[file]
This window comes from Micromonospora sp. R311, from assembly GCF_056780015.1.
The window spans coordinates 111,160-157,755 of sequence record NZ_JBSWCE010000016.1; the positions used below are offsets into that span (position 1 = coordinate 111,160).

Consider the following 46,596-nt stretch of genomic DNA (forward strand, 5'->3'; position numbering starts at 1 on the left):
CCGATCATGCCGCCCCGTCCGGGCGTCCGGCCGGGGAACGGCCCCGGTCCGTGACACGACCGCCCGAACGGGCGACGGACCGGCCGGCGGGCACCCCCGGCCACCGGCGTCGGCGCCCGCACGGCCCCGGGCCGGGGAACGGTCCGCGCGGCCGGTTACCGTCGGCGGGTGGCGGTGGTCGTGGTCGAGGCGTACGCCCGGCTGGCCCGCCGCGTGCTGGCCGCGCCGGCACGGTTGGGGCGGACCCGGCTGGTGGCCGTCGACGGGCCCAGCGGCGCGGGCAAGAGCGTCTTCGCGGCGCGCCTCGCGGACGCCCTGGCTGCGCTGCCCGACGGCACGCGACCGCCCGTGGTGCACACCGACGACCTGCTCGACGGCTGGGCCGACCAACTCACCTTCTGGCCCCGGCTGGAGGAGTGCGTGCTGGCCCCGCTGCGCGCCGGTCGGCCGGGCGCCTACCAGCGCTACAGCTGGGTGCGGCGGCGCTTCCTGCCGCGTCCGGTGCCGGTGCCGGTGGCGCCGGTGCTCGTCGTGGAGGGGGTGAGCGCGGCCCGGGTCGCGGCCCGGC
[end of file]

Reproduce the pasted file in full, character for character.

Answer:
This window comes from Micromonospora sp. R311, from assembly GCF_056780015.1.
The window spans coordinates 111,160-157,755 of sequence record NZ_JBSWCE010000016.1; the positions used below are offsets into that span (position 1 = coordinate 111,160).

Consider the following 46,596-nt stretch of genomic DNA (forward strand, 5'->3'; position numbering starts at 1 on the left):
CCGATCATGCCGCCCCGTCCGGGCGTCCGGCCGGGGAACGGCCCCGGTCCGTGACACGACCGCCCGAACGGGCGACGGACCGGCCGGCGGGCACCCCCGGCCACCGGCGTCGGCGCCCGCACGGCCCCGGGCCGGGGAACGGTCCGCGCGGCCGGTTACCGTCGGCGGGTGGCGGTGGTCGTGGTCGAGGCGTACGCCCGGCTGGCCCGCCGCGTGCTGGCCGCGCCGGCACGGTTGGGGCGGACCCGGCTGGTGGCCGTCGACGGGCCCAGCGGCGCGGGCAAGAGCGTCTTCGCGGCGCGCCTCGCGGACGCCCTGGCTGCGCTGCCCGACGGCACGCGACCGCCCGTGGTGCACACCGACGACCTGCTCGACGGCTGGGCCGACCAACTCACCTTCTGGCCCCGGCTGGAGGAGTGCGTGCTGGCCCCGCTGCGCGCCGGTCGGCCGGGCGCCTACCAGCGCTACAGCTGGGTGCGGCGGCGCTTCCTGCCGCGTCCGGTGCCGGTGCCGGTGGCGCCGGTGCTCGTCGTGGAGGGGGTGAGCGCGGCCCGGGTCGCGGCCCGGC